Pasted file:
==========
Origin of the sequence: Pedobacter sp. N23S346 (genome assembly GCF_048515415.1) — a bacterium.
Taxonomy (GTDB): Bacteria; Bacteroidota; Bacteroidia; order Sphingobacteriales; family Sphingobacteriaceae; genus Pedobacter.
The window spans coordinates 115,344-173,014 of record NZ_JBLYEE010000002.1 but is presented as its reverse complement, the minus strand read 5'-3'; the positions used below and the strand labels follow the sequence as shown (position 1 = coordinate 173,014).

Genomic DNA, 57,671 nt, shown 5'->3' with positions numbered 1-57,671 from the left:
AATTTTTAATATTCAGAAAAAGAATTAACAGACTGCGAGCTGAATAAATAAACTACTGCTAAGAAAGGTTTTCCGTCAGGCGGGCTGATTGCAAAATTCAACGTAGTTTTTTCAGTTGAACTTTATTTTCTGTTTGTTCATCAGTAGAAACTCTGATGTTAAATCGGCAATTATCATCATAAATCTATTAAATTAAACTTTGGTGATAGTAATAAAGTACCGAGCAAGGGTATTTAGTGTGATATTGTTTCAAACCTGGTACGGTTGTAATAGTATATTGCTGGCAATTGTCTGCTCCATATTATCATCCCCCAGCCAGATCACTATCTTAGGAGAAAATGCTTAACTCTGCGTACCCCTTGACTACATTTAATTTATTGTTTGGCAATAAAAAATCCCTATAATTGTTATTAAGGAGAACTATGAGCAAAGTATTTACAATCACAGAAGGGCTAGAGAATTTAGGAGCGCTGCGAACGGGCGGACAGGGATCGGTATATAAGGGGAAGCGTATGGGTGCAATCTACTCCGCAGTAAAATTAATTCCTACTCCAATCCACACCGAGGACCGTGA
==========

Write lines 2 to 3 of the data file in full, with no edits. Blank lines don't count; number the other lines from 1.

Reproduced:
Taxonomy (GTDB): Bacteria; Bacteroidota; Bacteroidia; order Sphingobacteriales; family Sphingobacteriaceae; genus Pedobacter.
The window spans coordinates 115,344-173,014 of record NZ_JBLYEE010000002.1 but is presented as its reverse complement, the minus strand read 5'-3'; the positions used below and the strand labels follow the sequence as shown (position 1 = coordinate 173,014).